Less than one semester stands between some students and their entry into the professional workforce. For many of these students, the job hunt has already begun. While most people are researching the usual aspects of a position such as the salary, benefits, and time off when considering different employers and offers, a company’s insurance enrollment requirements and wellness programs may also be worth asking about.
Wellness programs are theoretically a win-win situation- employees have the opportunity to access resources to improve their health and take more control in managing or improving chronic health conditions, and with healthier employees, employers are able to lower their costs for both insurance premiums and money lost due to sick days and other productivity losses due to health reasons.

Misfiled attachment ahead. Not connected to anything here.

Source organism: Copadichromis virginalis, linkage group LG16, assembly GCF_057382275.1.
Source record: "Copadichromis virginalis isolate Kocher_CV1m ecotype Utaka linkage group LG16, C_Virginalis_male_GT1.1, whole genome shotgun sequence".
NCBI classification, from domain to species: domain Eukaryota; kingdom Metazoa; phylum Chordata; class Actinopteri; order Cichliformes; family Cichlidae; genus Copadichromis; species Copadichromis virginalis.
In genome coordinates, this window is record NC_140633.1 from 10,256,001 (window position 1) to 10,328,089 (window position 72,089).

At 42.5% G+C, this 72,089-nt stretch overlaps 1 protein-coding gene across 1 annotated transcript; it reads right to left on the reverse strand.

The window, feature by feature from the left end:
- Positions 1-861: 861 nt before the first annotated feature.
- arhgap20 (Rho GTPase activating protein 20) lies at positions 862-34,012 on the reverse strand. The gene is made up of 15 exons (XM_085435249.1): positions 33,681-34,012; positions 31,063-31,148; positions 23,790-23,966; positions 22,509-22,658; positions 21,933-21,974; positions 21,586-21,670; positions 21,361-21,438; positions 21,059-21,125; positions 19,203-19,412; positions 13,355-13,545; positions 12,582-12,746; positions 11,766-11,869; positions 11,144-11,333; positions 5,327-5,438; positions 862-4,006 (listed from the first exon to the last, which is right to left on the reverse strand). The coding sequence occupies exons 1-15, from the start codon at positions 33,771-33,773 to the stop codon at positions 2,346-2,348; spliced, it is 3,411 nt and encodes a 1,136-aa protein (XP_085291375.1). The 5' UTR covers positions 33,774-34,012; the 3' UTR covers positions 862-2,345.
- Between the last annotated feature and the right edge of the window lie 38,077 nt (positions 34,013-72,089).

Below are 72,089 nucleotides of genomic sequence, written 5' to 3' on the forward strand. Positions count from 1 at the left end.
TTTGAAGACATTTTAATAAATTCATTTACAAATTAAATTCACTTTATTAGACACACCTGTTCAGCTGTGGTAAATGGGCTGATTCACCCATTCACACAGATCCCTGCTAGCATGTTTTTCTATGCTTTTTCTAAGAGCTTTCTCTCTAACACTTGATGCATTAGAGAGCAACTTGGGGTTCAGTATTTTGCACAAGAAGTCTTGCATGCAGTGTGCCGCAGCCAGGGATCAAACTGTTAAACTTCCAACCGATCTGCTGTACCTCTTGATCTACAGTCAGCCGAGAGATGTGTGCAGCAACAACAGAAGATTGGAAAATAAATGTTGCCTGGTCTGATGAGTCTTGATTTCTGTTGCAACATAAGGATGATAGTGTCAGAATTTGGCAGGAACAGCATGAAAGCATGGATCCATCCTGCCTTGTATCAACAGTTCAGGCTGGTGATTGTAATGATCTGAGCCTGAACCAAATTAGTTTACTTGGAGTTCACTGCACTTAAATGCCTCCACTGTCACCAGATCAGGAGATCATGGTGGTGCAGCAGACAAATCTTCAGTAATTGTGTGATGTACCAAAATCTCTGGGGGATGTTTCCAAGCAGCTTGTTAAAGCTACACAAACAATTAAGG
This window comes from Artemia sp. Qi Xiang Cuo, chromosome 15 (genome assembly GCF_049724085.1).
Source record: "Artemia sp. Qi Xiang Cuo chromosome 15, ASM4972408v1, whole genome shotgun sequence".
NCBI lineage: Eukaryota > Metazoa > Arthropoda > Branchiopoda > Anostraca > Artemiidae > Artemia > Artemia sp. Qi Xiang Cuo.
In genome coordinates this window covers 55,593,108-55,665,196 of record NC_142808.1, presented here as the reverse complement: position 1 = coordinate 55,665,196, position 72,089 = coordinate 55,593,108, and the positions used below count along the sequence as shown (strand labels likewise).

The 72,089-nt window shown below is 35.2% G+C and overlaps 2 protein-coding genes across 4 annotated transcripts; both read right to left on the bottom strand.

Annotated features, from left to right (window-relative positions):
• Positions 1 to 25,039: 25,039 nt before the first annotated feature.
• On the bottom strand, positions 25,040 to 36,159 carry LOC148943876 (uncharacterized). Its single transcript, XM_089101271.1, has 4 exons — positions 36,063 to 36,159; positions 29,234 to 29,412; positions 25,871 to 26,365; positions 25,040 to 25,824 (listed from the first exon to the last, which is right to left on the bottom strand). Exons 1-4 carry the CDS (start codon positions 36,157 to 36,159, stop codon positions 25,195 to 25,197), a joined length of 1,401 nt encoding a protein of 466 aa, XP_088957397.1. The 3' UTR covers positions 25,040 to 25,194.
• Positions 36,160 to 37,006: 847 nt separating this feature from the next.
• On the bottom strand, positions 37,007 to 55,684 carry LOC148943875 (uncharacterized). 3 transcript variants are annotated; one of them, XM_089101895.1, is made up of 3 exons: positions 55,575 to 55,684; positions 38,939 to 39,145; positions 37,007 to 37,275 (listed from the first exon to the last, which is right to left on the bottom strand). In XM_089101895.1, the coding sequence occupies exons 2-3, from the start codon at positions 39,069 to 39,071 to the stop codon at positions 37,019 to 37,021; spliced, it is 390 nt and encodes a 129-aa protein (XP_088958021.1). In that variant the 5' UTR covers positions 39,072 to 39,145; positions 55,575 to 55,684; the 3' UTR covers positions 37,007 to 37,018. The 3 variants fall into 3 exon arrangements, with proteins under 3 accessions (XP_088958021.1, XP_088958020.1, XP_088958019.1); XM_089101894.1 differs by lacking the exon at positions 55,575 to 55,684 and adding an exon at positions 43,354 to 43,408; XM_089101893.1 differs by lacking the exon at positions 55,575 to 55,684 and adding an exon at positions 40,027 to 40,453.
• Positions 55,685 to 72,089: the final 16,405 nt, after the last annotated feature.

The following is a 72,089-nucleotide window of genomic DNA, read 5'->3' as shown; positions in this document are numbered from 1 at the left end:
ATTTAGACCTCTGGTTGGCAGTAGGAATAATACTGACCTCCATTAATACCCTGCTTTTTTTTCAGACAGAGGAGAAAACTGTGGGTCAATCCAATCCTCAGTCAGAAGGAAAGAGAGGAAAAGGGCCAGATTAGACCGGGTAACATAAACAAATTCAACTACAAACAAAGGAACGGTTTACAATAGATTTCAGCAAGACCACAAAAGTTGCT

The problem occurs when wellness programs and health screenings come with penalties for opting out, rather than incentives for participating. These compliance penalties are legal under the Affordable Care Act and have been upheld in court, however, they have not been met with unanimous support, especially considering the health information privacy issues and ethical implications of these coercive strategies for employee compliance.
Employee wellness programs are typically positive opportunities, however, it’s good for both employers and employees to be aware of the potential drawbacks and continue to work toward collaborative solutions to control healthcare costs and to create a positive culture of health in the workplace.
For a more in-depth discussion of the debate surrounding employee wellness programs, check out this week’s article in the New York Times.